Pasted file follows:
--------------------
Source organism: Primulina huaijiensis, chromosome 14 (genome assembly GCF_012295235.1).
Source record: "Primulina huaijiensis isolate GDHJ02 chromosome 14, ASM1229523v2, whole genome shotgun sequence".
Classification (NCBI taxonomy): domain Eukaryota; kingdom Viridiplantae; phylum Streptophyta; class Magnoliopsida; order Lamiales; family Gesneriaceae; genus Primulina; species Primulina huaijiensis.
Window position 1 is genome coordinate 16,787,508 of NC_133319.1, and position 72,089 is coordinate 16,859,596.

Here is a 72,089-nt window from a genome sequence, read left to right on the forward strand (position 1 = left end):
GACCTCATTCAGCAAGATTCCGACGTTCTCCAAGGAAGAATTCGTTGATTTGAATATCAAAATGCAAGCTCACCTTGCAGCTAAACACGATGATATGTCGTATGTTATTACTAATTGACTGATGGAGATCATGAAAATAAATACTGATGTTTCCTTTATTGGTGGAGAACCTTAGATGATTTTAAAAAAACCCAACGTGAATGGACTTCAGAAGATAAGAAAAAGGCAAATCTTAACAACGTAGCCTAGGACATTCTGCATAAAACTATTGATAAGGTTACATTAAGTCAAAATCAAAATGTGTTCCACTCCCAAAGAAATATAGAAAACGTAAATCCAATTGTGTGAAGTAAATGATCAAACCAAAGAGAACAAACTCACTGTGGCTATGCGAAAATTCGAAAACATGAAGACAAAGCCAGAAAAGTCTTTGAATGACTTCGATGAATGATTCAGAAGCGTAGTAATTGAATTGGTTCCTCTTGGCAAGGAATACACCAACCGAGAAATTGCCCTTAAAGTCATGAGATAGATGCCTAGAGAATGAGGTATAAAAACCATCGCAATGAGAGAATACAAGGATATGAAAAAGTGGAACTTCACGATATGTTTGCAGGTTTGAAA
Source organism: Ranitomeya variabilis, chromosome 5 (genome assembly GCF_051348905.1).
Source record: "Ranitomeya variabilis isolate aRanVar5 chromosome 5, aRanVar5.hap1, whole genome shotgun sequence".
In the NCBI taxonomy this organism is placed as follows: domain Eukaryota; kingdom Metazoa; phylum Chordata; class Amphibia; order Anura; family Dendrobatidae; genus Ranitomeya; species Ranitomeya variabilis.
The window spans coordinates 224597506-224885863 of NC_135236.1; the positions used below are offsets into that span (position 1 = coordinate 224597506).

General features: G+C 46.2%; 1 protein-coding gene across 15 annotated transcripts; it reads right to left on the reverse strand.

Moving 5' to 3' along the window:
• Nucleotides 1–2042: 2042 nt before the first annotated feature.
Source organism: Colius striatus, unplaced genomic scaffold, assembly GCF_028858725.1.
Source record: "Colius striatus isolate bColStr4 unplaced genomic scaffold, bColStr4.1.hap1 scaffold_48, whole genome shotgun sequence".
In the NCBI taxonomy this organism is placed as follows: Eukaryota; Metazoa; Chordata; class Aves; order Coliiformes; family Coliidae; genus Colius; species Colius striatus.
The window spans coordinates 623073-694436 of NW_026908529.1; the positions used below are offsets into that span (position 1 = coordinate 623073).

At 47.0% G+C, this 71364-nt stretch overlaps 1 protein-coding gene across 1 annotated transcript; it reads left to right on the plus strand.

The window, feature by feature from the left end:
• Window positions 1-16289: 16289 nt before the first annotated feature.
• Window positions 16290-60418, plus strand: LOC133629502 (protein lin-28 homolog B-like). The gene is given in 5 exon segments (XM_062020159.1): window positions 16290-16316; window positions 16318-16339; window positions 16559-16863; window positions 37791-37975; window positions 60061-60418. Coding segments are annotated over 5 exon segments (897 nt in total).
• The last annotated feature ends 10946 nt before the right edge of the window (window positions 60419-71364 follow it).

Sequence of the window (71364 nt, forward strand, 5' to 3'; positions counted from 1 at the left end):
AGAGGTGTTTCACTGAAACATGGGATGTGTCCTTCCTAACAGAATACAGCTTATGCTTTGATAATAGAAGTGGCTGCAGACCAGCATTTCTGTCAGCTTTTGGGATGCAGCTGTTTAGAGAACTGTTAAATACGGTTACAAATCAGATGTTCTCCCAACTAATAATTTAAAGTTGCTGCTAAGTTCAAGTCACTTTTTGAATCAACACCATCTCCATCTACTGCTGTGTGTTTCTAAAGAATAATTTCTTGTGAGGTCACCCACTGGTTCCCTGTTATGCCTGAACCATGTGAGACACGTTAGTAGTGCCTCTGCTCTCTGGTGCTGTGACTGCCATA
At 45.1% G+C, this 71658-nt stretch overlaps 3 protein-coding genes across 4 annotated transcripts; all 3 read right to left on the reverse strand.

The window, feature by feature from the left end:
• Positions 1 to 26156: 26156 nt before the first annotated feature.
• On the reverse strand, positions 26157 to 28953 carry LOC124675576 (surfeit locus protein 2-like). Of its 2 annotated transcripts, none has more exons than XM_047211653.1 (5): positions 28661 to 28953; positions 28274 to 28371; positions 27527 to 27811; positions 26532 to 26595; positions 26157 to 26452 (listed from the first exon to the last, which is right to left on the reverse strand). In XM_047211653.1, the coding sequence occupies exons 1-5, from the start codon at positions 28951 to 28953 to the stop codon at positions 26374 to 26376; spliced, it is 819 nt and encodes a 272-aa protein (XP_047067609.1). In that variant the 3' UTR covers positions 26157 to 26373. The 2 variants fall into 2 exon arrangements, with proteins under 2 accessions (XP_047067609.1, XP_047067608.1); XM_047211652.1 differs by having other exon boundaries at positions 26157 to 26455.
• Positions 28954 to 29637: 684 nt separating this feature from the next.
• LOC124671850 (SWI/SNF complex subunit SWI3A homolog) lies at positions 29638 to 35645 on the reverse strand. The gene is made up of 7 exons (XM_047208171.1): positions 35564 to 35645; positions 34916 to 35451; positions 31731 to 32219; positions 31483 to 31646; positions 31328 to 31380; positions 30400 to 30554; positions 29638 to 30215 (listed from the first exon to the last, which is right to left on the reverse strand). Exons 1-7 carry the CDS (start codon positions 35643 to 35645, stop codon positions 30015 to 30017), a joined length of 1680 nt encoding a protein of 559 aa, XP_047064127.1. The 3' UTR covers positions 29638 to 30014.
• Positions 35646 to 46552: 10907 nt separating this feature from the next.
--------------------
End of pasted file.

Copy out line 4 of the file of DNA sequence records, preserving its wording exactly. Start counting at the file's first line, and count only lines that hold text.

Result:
Window position 1 is genome coordinate 16,787,508 of NC_133319.1, and position 72,089 is coordinate 16,859,596.